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Halloween can be a fun time for students to wear costumes, go out and maybe even get spooked, but there are scarier things to look out for than the person donning a mask and fake blood.

Drinking, going out in the dark and driving or walking around crowded areas at night can present many dangers. For students who decide to participate in any Halloween festivities, it’s important to be aware of these dangers and how they can be avoided.

Students should stay conscious of the behaviors that are associated with drinking, such as driving under the influence.

Intoxication can lead to dangerous activities, so it’s valuable to be alert in settings where intoxicated people are present.

It is also crucial to determine a ride home before heading out, either by assigning a designated driver, setting up a ride with Uber or agreeing to call a taxi.

Students should also be on the lookout for drunken drivers while on the road at night.

“We know that holidays like Halloween are popular times for students to go out, and while we understand that, we want them to behave responsibly,” UCF Police spokeswoman Courtney Gilmartin said.

Gilmartin also said police officers will be out in the UCF area looking for illegal drinking behaviors on Halloween.

“Students come here to learn, they come here to get degrees. If they mess up, it can impact their ability to graduate, their scholarships and their housing,” she said.

If students decide to walk around on Halloween night, they should consider the basics: Go with a group and don’t rely on streetlights to make you visible to cars — especially when wearing a dark costume or clothing.

“[Students] need to have some kind of lighting mechanisms so that they can be seen,” Gilmartin said.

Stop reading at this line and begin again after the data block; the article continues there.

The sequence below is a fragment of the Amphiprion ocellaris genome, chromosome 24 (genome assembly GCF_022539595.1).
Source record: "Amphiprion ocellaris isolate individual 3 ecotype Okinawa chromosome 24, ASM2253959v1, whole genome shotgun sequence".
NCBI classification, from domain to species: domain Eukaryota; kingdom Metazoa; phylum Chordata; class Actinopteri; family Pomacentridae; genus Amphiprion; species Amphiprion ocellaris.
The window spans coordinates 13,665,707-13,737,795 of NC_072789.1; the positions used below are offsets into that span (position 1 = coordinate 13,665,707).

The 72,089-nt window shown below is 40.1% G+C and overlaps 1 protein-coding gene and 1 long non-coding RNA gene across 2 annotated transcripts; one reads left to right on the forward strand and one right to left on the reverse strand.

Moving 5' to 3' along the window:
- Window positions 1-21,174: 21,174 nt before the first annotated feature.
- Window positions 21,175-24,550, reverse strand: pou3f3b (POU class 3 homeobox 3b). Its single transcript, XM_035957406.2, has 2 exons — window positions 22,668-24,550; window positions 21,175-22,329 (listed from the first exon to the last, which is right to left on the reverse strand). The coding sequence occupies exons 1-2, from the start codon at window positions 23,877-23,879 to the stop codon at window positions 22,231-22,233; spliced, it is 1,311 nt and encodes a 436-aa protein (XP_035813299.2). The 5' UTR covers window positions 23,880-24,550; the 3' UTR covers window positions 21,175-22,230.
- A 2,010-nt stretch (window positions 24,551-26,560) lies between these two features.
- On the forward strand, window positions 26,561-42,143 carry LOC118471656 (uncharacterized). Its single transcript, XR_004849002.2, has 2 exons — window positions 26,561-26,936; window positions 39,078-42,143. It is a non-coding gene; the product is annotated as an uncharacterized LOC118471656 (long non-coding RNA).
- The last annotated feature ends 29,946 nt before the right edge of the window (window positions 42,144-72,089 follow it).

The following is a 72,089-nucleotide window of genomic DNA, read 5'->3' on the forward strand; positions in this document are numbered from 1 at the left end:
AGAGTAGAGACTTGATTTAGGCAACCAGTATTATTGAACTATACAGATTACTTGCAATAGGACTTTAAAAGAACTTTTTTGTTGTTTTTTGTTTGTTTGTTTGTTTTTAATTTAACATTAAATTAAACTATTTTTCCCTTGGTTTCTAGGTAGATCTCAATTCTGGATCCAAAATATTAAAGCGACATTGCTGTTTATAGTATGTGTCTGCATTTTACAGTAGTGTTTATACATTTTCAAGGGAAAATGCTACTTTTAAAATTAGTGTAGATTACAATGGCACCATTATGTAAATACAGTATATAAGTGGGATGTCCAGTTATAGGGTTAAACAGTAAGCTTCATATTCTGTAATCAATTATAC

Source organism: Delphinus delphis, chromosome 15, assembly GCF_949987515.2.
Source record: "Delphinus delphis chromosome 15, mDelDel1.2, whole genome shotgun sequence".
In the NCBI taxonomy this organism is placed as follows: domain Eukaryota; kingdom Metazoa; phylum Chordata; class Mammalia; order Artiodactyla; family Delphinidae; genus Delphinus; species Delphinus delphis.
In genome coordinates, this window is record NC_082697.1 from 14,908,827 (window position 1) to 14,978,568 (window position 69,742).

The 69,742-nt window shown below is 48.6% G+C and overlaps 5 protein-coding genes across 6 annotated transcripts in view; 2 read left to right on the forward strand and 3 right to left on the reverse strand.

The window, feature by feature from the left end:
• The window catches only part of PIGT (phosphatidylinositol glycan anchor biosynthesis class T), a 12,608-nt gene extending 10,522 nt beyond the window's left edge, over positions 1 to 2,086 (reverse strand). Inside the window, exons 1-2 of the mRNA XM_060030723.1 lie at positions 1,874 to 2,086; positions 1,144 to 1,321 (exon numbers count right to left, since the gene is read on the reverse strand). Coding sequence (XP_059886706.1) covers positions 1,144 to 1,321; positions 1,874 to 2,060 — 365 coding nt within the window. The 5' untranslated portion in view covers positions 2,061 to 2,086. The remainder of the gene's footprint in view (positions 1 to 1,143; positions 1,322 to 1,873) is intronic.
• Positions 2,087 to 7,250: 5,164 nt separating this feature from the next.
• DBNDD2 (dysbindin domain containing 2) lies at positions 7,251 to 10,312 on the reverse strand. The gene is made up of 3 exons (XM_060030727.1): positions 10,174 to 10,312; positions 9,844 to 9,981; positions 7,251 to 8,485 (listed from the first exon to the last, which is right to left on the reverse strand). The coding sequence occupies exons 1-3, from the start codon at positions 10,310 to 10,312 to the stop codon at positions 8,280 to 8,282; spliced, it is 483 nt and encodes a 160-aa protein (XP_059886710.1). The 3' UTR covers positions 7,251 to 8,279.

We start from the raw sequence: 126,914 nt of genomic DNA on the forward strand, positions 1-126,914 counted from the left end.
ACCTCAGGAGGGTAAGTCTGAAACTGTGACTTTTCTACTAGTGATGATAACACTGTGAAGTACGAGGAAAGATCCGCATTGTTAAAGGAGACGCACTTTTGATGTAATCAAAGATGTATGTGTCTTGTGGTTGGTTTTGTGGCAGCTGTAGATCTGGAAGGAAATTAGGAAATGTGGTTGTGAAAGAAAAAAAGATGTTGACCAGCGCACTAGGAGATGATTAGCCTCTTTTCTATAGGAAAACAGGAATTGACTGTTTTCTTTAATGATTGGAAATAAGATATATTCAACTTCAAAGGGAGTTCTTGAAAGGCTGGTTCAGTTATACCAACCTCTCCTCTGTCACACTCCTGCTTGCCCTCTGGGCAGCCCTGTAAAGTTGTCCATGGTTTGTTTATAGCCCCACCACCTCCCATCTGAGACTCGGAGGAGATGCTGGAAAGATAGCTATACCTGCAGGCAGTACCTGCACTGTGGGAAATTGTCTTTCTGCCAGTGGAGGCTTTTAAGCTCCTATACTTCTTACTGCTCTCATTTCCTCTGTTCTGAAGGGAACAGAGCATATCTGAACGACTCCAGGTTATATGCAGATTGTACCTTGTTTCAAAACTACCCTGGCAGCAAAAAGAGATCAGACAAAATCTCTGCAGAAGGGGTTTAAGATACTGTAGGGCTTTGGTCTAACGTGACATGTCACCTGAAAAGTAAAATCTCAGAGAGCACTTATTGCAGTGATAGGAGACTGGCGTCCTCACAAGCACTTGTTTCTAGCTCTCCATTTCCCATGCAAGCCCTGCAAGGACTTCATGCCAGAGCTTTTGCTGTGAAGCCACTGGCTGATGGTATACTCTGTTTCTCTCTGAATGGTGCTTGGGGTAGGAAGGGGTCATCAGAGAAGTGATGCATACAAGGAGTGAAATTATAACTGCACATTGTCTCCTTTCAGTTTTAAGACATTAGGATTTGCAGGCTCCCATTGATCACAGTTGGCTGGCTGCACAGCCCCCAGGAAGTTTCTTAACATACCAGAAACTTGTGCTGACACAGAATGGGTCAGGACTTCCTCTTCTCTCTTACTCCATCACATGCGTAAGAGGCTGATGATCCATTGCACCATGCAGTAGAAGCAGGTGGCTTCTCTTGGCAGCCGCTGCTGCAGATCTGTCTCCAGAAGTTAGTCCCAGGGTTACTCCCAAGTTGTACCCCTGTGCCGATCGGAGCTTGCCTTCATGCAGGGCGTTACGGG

If students choose to participate in any trick-or-treating activities, they should be wary of what they consume.

Anyone who takes candy from strangers is at risk of being unsafe. Such goodies can not only include candy with poison, but sharp objects can also be hidden inside, such as pieces of glass or razor blades.

This isn’t always something people think about, so it’s something to keep in mind, Health Services spokeswoman Mary Schmidt-Owens said.

The best thing to do to avoid hazards is to stay in safe areas and be aware of what is consumed.

“I would recommend that if you see anything with the wrapper open, even if it’s just something you got from the grocery store, to just throw it out,” Schmidt-Owens said.

She also said if anyone were to come to the Health Center thinking they had been poisoned, the Health Center would call Poison Control and an ambulance — although if you think you’ve been poisoned, it’s best to call 911 right away.

Poison Control can be reached for emergencies or additional information 24 hours a day, seven days a week at 1-800-222-1222.

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Kristen Fiore is a Contributing Writer for the Central Florida Future.

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